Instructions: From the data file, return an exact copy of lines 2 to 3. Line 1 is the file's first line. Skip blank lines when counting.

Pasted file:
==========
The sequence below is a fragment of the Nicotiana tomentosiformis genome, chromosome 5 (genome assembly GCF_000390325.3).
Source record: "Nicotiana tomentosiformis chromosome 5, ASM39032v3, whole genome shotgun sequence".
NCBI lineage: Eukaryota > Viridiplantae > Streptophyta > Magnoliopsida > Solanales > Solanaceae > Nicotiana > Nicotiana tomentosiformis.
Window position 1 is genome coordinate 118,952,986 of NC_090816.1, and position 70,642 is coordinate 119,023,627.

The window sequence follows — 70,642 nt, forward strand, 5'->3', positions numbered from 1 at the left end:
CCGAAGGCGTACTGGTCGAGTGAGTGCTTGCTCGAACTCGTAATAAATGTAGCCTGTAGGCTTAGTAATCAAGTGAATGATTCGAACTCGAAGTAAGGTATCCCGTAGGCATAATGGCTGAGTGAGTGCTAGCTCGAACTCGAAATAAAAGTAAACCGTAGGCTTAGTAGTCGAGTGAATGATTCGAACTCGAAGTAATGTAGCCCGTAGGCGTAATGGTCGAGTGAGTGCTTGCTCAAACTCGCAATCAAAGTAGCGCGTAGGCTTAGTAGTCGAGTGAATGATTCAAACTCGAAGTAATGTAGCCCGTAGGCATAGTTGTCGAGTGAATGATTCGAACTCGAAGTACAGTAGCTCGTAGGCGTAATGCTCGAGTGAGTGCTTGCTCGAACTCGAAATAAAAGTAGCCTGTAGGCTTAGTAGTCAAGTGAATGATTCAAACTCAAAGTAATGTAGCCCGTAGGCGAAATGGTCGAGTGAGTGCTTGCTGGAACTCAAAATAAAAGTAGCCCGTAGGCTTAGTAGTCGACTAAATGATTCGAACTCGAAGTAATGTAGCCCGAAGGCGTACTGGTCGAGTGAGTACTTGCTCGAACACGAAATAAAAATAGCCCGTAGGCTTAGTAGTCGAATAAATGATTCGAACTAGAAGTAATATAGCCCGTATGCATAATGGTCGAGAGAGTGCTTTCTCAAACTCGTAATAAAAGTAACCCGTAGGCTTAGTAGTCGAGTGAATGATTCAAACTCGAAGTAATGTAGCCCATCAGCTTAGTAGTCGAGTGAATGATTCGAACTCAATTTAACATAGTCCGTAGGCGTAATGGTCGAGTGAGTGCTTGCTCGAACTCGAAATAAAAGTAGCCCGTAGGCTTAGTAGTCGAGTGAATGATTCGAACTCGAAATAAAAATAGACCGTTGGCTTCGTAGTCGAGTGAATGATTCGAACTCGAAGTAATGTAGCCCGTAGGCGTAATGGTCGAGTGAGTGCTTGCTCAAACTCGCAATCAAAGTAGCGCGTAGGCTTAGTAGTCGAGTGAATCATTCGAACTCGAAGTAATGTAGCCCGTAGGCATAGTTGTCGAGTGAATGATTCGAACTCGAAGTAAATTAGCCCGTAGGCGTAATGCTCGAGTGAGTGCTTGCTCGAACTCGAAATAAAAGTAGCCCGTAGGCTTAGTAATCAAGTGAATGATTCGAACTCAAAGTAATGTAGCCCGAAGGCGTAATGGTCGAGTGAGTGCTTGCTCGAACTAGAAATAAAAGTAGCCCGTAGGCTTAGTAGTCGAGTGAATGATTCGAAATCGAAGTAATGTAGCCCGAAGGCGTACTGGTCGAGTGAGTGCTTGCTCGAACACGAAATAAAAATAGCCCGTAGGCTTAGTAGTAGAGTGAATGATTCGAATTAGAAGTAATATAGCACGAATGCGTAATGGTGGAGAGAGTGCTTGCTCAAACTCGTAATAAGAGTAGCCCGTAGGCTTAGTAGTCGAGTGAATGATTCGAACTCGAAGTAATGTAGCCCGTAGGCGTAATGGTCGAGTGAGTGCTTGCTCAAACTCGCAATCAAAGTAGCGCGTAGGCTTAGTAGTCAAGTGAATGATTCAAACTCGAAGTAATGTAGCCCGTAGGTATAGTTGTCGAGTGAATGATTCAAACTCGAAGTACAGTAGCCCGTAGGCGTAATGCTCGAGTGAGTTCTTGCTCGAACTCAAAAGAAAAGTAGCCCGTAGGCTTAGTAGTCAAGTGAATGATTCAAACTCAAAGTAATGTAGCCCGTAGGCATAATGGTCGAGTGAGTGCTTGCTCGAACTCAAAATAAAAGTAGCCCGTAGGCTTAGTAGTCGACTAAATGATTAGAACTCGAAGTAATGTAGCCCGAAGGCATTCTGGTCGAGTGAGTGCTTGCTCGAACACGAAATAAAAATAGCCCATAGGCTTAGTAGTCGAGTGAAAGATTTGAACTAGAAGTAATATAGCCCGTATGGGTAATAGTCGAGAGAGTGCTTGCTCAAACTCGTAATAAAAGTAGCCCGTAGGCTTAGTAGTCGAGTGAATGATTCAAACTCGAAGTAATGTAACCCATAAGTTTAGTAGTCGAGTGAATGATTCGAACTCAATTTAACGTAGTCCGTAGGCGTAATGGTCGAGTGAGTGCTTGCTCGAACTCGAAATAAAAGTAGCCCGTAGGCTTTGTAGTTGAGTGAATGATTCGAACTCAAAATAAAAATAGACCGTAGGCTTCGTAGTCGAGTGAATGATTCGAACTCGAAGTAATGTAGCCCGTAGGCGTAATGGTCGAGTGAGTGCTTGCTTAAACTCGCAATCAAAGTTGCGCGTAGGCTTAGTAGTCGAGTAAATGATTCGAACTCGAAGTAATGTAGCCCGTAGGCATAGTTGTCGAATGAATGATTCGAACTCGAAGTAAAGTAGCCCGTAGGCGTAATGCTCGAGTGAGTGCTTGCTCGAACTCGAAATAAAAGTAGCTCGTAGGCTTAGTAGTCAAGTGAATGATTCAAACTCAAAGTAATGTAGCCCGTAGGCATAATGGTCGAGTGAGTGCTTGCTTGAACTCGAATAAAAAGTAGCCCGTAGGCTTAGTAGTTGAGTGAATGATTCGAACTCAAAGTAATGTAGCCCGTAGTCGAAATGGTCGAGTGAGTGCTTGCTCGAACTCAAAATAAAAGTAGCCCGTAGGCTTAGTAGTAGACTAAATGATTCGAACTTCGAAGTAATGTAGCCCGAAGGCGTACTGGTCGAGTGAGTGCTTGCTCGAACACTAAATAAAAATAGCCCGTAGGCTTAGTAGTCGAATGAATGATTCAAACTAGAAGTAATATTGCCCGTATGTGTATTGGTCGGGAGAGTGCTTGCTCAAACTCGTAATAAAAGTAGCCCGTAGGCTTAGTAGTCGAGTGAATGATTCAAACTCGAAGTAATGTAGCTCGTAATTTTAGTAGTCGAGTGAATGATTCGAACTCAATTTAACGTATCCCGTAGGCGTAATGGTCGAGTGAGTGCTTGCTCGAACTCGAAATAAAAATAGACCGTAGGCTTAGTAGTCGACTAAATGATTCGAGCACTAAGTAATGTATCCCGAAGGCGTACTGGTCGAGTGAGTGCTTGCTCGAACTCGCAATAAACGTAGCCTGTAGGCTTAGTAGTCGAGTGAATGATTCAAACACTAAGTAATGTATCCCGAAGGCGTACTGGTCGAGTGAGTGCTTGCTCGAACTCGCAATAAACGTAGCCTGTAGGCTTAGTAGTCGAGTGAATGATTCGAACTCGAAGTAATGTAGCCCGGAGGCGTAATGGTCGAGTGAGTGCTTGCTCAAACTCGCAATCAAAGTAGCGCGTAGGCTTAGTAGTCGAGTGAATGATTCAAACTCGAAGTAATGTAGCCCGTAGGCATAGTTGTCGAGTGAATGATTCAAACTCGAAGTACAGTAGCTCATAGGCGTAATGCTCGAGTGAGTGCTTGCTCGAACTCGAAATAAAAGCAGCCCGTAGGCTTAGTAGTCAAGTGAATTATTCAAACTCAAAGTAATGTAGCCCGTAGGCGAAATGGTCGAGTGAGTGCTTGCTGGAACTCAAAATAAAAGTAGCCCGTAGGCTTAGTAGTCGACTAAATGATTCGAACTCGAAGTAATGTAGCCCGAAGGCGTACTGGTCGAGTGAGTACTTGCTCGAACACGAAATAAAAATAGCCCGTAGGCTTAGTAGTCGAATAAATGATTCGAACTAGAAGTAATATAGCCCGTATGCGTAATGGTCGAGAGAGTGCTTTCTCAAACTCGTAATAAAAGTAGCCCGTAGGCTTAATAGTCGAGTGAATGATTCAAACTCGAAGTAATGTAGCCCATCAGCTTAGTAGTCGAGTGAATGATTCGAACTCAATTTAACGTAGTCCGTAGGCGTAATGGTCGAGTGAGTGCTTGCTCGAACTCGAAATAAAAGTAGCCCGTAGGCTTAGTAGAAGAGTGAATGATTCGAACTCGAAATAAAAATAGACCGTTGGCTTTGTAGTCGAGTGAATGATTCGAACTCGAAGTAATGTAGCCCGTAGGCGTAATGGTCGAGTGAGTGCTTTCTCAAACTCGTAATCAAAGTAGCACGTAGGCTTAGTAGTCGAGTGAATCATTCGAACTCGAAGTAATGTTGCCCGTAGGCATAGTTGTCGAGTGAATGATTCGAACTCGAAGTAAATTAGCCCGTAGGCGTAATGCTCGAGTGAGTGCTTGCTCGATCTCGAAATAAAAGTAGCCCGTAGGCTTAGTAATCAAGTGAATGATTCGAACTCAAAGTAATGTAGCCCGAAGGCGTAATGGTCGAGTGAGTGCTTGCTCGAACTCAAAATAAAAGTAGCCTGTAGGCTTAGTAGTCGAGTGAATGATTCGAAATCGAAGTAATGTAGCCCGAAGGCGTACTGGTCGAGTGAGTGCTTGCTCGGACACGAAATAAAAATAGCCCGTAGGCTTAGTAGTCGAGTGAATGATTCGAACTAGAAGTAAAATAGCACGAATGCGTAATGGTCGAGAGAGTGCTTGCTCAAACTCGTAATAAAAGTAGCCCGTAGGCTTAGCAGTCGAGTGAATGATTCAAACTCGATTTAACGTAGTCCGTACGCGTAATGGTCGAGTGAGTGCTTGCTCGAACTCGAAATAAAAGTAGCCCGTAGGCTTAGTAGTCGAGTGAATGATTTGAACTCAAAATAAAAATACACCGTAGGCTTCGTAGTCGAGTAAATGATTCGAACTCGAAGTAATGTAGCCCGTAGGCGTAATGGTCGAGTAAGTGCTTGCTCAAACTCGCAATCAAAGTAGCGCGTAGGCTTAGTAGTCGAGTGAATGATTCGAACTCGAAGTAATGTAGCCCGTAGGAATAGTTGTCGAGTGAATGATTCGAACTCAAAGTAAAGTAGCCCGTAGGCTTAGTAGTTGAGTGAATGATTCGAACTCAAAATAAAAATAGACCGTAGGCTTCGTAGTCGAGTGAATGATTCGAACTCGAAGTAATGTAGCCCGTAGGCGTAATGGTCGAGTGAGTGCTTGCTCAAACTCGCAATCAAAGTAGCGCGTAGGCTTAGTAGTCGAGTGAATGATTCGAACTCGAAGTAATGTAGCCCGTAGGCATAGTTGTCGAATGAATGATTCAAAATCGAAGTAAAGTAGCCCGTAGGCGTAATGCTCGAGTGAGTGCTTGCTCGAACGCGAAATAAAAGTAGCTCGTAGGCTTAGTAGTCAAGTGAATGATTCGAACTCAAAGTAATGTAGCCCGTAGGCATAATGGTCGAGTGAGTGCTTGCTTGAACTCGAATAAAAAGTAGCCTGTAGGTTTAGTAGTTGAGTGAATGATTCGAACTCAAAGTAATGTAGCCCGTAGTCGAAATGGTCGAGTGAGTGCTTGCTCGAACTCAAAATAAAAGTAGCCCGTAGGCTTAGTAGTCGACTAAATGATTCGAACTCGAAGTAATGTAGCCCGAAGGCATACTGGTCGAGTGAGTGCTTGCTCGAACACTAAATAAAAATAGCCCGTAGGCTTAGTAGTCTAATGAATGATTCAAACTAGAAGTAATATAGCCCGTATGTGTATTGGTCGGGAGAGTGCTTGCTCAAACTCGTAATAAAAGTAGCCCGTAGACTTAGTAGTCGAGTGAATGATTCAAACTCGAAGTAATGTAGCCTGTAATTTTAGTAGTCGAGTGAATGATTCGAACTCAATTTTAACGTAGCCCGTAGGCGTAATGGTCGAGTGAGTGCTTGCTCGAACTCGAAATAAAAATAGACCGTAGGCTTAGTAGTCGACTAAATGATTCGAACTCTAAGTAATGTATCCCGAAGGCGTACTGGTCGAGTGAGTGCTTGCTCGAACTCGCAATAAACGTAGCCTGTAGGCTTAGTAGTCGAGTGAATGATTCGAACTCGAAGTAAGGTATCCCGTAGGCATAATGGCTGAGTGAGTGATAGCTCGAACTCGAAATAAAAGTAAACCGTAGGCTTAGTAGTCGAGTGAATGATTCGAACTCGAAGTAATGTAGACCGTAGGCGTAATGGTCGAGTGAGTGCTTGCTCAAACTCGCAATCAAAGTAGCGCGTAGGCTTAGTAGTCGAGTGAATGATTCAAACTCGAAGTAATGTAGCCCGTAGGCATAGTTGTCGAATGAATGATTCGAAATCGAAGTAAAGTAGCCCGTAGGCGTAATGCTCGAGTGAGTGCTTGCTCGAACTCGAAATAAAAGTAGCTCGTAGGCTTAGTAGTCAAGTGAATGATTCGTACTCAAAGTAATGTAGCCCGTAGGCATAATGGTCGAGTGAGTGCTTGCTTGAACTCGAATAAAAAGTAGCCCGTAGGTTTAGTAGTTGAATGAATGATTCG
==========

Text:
Source record: "Nicotiana tomentosiformis chromosome 5, ASM39032v3, whole genome shotgun sequence".
NCBI lineage: Eukaryota > Viridiplantae > Streptophyta > Magnoliopsida > Solanales > Solanaceae > Nicotiana > Nicotiana tomentosiformis.